5 refinancing myths busted
Traditionally, many borrowers would stay with their home loan lender for the life of the loan, but now that the mortgage industry is even more competitive, it is worth shopping around.
There are a number of myths floating around about refinancing that have been busted below.
Too costly to refinance
Refinancing your home loan may not cost as much as you think with exit fees being banned on 1 July 2011 (for loans established after this date). Most lenders will charge fees to discharge the loan and possibly a legal fee. These cover the cost of releasing the title and closing down the loan account.
The main cost that deters home owners from refinancing is lenders mortgage insurance. If you borrowed more than 80% of the value of the property initially then chances are you would have had mortgage insurance added to your loan. Mortgage insurance is lender specific so if you subsequently look to refinance and the loan is still above 80% of the value of the property then mortgage insurance may be levied again.
When refinancing it is important to understand what similar properties have been selling for in your area, to get an idea of what your home might be worth. Some lenders may be able to supply an RP Data report which will give a guide. homeloans.com.au has a free property suburb report which gives a good list of recent sales that may help in your research.
Although there may be some fees included to switch lenders, if you find a lender who offers lower interest rates, little or no upfront fees or ongoing fees, you may find that you will receive greater savings over the life of the loan that outweigh these initial fees. However, it will require research beforehand to ensure you are getting the best deal.
Too much hassle to refinance
Although refinancing will take some effort, it will not necessarily be a hassle. Most lenders are eager to bring in new borrowers and will be more than happy to work with you to find a suitable home loan option and make the application process stress free. You will need around six months loan statements for your current loan and recent payslips so it will pay to have these handy.
If you find that a lender is not making the effort to respond to your enquiries or process the paperwork promptly, they may not be the most suitable option for you. Poor service before you apply could mean that service ongoing is poor and be an ongoing frustration.
One of the best places to start is comparing interest rates being offered by different lenders and then contacting your current lender to see if they will reduce your rate to match. If you are successful then you will have been able to reap the benefits of refinancing without much hassle at all!
Not worth refinancing if rate is only 0.5% lower than current rate
Any interest rate discount can have a savings impact. For example, if you had a $400,000 loan over 30 years with a 5.5% interest rate, but then switched to a loan of 5.0%, you could save close to $125 a month or close to $45,000 over the loan term.
However, the interest rate isn’t the only factor that can help save you money on your home loan. Don’t forget to factor in differences in ongoing fees with your current loan and the new one you are considering. Dropping an annual fee from $495 to $299 or even no ongoing fees could mean more money in your pocket over the long term.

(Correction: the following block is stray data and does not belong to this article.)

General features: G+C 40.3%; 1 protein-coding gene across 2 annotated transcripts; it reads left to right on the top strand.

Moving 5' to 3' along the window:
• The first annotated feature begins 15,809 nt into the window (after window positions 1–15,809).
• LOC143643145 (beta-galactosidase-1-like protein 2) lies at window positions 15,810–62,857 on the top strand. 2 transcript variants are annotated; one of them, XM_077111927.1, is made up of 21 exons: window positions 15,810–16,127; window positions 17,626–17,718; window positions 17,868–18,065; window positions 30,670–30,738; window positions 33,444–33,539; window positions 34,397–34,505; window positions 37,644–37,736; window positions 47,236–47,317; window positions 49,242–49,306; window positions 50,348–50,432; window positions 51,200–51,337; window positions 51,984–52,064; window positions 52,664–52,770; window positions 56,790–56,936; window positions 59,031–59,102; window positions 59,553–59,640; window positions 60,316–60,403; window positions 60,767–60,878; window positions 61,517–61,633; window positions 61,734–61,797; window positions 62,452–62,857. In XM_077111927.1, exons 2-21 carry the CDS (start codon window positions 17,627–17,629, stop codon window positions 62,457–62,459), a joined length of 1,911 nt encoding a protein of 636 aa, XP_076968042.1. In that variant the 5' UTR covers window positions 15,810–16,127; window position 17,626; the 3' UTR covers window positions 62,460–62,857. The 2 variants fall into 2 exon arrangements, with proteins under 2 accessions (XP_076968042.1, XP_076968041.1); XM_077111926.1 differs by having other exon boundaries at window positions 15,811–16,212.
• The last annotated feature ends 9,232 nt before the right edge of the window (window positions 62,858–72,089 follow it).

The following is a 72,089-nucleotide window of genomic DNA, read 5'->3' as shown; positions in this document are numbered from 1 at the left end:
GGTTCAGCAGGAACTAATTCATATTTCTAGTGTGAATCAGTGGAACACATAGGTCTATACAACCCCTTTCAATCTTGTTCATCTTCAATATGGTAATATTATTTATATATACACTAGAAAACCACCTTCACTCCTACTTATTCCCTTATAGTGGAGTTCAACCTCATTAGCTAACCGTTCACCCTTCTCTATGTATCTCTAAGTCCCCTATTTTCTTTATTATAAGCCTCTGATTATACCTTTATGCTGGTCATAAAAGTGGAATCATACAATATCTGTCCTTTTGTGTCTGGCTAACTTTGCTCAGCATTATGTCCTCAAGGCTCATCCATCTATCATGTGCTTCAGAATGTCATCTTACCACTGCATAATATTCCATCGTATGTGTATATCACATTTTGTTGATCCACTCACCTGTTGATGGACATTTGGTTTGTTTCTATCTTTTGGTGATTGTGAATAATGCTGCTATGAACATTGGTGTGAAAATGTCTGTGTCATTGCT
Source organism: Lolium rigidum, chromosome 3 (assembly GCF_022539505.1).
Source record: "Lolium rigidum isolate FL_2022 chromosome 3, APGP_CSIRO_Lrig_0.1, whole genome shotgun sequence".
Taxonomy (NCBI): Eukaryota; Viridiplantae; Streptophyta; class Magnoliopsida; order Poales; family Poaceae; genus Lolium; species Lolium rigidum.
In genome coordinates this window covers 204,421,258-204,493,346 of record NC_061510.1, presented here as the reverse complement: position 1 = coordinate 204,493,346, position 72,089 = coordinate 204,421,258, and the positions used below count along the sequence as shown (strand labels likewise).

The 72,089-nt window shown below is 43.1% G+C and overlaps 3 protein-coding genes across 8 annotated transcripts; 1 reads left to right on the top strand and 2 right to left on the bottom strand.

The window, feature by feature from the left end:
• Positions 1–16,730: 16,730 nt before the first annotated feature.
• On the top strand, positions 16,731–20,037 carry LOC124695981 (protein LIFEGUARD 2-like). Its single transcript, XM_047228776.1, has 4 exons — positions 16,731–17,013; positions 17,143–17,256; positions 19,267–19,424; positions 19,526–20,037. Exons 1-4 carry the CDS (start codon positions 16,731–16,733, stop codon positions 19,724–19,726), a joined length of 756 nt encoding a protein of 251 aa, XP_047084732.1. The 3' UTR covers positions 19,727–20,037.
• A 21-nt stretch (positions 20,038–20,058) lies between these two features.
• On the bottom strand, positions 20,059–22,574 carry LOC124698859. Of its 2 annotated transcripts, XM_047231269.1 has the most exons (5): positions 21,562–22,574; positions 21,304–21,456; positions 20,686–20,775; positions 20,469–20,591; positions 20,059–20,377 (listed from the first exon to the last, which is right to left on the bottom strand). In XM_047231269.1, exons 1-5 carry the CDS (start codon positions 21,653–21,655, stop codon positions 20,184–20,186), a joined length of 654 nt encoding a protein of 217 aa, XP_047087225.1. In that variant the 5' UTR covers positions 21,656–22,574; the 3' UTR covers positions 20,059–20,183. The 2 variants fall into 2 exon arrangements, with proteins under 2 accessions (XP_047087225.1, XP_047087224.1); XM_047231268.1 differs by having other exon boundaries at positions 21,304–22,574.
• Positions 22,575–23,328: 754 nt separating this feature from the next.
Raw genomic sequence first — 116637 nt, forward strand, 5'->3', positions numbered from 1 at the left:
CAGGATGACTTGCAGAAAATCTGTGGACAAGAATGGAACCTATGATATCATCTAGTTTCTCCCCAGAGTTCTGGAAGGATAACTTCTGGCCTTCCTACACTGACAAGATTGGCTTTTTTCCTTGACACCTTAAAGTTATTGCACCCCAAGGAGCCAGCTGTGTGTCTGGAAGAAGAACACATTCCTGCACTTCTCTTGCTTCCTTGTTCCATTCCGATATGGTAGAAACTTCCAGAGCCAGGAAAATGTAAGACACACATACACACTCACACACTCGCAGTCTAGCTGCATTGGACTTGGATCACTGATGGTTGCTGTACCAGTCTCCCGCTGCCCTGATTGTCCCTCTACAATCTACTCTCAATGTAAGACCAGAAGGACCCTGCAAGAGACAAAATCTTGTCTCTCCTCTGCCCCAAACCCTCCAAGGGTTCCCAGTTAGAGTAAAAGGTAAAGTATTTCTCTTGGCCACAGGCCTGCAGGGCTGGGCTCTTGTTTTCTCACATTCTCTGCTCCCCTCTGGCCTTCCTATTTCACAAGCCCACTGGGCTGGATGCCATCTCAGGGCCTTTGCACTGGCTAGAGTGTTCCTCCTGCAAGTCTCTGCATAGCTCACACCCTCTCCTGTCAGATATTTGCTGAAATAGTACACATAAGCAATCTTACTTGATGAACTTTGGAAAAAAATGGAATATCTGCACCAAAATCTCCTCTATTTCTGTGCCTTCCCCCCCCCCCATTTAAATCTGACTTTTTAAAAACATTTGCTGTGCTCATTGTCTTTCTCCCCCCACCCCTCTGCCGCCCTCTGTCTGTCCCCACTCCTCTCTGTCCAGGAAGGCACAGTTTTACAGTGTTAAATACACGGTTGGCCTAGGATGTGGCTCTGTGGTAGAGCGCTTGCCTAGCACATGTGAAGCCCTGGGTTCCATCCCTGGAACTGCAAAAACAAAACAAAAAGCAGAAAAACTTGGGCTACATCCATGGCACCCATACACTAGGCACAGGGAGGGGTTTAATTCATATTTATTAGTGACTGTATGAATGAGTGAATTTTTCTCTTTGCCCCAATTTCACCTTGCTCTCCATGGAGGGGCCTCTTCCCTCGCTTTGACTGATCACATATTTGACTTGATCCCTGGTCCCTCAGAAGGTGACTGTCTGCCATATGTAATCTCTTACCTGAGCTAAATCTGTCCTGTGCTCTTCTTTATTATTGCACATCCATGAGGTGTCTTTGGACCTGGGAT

There are a number of features that can save you a significant amount of money over the life of the loan. An offset account, free redraw and unlimited extra repayments are just some examples. To get an idea of how much you could save by having a set amount in an offset account try this calculator. The repayment and savings calculator has a handy savings tab that allows you to factor in money in an offset account and how much it could save you in interest and reduce the loan term.
Borrower’s with a fixed rate loan cannot refinance
It is possible to refinance a fixed rate home loan, but you may incur break costs. Calculating break costs is complicated and takes into consideration how much your fixed rate is and how much variable rates have changed plus the term remaining on your fixed rate. But, you may find that the overall savings or refinancing may be more than the costs involved. Before making any decisions, speak with your current lender about what break costs are involved to ensure these costs do not outweigh the benefits of refinancing.
I was approved for my current home loan, so I’ll be approved for a refinance
Even though you were approved for your current loan, it does not automatically mean you will be approved for a refinance. If you decide to switch to a different lender, you will have to go through the same application process. The lender will need to look at your current financial situation to ensure you can afford the repayments.
The value of properties generally increase over time, but you may find that the value of your property has actually gone down. Research property values in your area to help ensure that you have sufficient equity to refinance.
The new lender will most likely get a valuer to inspect the property. A property in bad repair, termite damage or a partially completed renovation could mean that the new lender is not willing to use the property as security for the new loan.
If you have incurred more debt since taking out your current loan (e.g. car loan, personal loan, credit cards) then this may affect your borrowing capacity. So, before speaking with a lender about refinancing, try to reduce your debt as much as possible.